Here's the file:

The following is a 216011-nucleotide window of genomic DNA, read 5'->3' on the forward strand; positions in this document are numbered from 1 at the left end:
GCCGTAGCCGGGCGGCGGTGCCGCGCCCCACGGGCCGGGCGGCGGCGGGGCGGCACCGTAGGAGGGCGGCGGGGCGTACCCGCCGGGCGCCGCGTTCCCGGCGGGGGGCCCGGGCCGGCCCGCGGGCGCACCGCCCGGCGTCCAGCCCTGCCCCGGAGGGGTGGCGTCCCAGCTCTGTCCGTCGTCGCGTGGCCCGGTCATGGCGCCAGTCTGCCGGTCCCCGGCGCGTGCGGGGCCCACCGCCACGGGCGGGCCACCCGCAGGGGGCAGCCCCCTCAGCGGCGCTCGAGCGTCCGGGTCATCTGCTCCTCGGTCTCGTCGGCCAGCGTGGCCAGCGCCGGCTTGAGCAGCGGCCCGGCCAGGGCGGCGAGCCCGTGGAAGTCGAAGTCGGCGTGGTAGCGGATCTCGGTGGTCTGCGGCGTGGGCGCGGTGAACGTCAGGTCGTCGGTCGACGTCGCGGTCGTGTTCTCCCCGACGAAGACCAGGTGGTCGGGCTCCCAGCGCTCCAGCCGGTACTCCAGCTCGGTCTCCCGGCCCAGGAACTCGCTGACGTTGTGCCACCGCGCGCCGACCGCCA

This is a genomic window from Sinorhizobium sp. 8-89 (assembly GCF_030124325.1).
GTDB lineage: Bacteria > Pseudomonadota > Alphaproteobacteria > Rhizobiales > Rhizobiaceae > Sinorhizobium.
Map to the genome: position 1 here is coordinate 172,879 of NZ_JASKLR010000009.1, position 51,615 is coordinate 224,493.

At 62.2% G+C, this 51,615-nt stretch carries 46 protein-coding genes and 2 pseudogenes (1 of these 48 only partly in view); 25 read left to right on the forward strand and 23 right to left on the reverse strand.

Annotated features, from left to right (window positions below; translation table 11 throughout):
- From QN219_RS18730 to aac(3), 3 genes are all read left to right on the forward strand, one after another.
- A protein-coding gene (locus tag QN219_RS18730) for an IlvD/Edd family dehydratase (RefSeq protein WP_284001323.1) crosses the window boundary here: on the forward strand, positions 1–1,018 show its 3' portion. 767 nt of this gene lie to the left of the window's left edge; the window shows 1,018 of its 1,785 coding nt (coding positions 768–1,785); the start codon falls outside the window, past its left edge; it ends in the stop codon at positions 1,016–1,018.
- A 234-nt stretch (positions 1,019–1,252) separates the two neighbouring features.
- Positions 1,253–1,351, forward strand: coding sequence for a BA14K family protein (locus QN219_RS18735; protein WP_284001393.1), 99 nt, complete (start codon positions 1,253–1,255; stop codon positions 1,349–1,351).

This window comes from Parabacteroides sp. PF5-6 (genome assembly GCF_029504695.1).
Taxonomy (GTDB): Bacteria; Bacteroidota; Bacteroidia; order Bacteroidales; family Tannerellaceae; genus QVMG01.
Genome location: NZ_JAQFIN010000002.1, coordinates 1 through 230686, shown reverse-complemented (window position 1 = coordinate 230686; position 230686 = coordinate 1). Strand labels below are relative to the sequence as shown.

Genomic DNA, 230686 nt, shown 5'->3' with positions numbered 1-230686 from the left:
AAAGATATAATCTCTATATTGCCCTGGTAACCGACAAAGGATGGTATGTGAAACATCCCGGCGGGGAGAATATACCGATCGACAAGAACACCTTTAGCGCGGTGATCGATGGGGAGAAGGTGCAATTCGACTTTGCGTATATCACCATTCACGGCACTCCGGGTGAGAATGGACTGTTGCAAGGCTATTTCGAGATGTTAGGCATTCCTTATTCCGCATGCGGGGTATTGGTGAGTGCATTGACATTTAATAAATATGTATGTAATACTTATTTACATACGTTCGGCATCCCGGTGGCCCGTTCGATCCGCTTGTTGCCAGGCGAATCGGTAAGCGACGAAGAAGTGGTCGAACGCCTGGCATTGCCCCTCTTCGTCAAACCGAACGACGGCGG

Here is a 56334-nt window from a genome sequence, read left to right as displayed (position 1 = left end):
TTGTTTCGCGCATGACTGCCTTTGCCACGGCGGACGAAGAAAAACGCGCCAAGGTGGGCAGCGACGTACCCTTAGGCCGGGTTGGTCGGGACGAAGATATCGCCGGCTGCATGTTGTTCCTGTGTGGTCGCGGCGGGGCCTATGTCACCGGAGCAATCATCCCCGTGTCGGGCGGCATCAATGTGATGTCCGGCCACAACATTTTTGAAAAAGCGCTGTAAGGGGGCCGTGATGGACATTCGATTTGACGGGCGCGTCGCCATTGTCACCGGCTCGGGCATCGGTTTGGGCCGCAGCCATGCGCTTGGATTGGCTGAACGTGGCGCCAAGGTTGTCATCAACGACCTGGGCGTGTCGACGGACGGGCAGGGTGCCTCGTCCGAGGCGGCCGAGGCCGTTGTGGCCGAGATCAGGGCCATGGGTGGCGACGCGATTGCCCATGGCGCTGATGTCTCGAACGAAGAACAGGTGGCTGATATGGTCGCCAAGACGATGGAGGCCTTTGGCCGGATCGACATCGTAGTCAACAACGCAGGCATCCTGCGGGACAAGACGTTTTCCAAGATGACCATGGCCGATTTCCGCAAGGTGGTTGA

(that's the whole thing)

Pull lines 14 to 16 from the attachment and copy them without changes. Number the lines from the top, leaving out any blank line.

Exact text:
Genome location: NZ_JAQFIN010000002.1, coordinates 1 through 230686, shown reverse-complemented (window position 1 = coordinate 230686; position 230686 = coordinate 1). Strand labels below are relative to the sequence as shown.

Genomic DNA, 230686 nt, shown 5'->3' with positions numbered 1-230686 from the left:
AAAGATATAATCTCTATATTGCCCTGGTAACCGACAAAGGATGGTATGTGAAACATCCCGGCGGGGAGAATATACCGATCGACAAGAACACCTTTAGCGCGGTGATCGATGGGGAGAAGGTGCAATTCGACTTTGCGTATATCACCATTCACGGCACTCCGGGTGAGAATGGACTGTTGCAAGGCTATTTCGAGATGTTAGGCATTCCTTATTCCGCATGCGGGGTATTGGTGAGTGCATTGACATTTAATAAATATGTATGTAATACTTATTTACATACGTTCGGCATCCCGGTGGCCCGTTCGATCCGCTTGTTGCCAGGCGAATCGGTAAGCGACGAAGAAGTGGTCGAACGCCTGGCATTGCCCCTCTTCGTCAAACCGAACGACGGCGG